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Found: 51 Bars Tested Confirmed as Cocaine Valued at $43 Million

Found: 51 Bars Tested Confirmed as Cocaine Valued at $43 Million
Fiji Police Force operations with the Fiji Navy in the Lau group. Photo: Police Media Cell
July 31
13:41 2018

Commissioner of Police, Brigadier-General Sitiveni Qiliho reminded participants at the Fiji Narcotic Committee workshop that they could not afford to let their guards down.

His motivation to participants yesterday was to ensure that criminal elements do not infiltrate Fiji’s borders and expose Fijians to the vicious drug trade.

“As of this morning, I can confirm that 53 bars of cocaine have been found within Fiji’s border,” Brigadier-General Qiliho said.

“Fifty one bars have been tested and confirmed to be cocaine, while the latest find in Savusavu and on an island in the Lau Group are yet to be tested and are being transported to Suva for analysis.

“I can also confirm that the 51 bars have an estimated street value of $43 million and that similar findings were made in Tonga where 58 bars in total were found on two of their islands.

“They have been confirmed to be the same quality of cocaine found here in Fiji.

“It may seem like a never ending battle because on one hand we are looking at avenues of curbing the ‘traditional’ drug trade, with reference to the cultivation and trade of marijuana, but on the other hand there has been a surge in the illicit use of hard drugs such as methamphetamine.

“If we fail to take this meeting seriously, then we will be opening up the doors for syndicates to use Fiji as a playground for their illegal trade and the blame will lie solely on us because we failed to work together to strengthen enforcement,” he said.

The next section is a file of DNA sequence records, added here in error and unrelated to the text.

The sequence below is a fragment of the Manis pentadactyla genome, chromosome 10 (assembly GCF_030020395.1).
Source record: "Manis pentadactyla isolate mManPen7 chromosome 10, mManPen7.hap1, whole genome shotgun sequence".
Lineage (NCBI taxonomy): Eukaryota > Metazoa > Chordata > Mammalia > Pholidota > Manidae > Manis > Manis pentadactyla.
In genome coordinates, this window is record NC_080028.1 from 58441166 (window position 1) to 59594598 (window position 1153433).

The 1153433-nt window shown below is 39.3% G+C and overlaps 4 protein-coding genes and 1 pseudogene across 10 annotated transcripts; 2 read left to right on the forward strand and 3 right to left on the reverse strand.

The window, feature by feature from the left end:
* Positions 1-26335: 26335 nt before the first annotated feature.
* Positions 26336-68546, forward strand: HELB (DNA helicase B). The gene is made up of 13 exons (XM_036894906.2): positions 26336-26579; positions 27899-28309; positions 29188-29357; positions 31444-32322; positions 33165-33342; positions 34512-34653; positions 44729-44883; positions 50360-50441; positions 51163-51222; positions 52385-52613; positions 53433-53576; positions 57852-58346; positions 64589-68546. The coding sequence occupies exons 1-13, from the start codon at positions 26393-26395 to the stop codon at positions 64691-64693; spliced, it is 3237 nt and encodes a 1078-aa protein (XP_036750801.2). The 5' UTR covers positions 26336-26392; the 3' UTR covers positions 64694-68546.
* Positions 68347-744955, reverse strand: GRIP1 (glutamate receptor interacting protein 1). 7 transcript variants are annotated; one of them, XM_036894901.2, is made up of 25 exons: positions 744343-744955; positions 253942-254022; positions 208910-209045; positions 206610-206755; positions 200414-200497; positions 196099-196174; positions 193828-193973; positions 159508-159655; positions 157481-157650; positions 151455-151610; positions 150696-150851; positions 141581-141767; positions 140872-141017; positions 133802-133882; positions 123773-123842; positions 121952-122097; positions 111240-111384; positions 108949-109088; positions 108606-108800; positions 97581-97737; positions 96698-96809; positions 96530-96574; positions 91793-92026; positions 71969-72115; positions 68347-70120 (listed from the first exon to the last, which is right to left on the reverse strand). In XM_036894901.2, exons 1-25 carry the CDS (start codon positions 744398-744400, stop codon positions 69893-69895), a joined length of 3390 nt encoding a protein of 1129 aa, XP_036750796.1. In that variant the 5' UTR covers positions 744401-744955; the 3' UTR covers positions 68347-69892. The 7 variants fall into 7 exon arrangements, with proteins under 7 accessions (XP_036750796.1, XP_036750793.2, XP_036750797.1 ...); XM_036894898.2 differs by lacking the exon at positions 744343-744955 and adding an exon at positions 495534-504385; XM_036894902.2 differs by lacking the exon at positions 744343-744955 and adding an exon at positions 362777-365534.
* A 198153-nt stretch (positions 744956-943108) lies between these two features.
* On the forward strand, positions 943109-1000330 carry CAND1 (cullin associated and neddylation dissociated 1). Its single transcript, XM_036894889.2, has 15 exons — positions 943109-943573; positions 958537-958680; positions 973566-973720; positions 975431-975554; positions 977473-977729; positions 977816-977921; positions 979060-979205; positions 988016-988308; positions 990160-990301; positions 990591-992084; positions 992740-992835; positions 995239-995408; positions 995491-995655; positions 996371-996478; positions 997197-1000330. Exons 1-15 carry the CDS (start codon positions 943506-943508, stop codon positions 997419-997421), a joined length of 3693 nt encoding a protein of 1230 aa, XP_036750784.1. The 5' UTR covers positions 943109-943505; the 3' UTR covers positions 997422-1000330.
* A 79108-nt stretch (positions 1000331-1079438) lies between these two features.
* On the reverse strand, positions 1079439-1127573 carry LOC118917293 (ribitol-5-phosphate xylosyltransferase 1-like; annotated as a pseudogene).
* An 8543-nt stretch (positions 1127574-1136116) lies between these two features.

Fiji Police Force operations with the Fiji Navy in the Lau group. Photo: Police Media Cell

Fiji Police Force operations with the Fiji Navy in the Lau group. Photo: Police Media Cell

The Commissioner of Police said it was their duty to ensure that drugs did not infiltrate Fiji.

“The Fijian public is relying on us to keep these harmful drugs away from entering our shores and more importantly infiltrating our communities,” Brigadier-General Qiliho said.

“The cycle of drugs is extremely vicious and we need to uphold our calling to the life of service and protect our communities from harm.

“We are collectively responsible for policing the illicit drug trade. Whether it is border security, the monitoring of our Exclusive Economic Zone, to the gathering and sharing of intelligence and investigations.

“If we fail to identify the enforcement gaps, more discoveries will be made and the perception the public will have on our respective institutions is whether we are doing enough to keep these drugs from entering our borders.

“News headlines such as ‘cocaine worth millions found’ were non-existent in Fiji or the Pacific region over a decade ago, but now it’s becoming more frequent and this has definitely put a spotlight on the work of law enforcement agencies.”

Fiji Police Force operations with the Fiji Navy in the Lau group. Photo: Police Media Cell

Fiji Police Force operations with the Fiji Navy in the Lau group. Photo: Police Media Cell

Brigadier-General Qiliho said the Pacific region was vulnerable to transnational organised crimes such as illicit trafficking of drugs, human trafficking, money laundering and the trafficking of natural resources.

He revealed that from January to June this year, more than 10 kilogram of methamphetamine had been seized in Fiji.

“The seizures may seem small compared to the seizures of cocaine and marijuana, but it however does not give it less prominence,” Brigadier-General Qiliho said.

“Because the statistics speak for themselves as there have been numerous seizures, which equates to more people indulging in this illicit activity.

“The threat assessment for the Pacific based on the UNODC report; has found that Pacific island countries, including Fiji, are increasingly targeted by drug trafficking groups as transit and destination for a variety of drugs including synthetic drugs, in particular methamphetamine.”

There were 30 participants representing their respective defence agencies at the Fiji Narcotic Committee workshop.

Edited by Percy Kean.

Feedback:  wati.talebula@fijisun.com.fj

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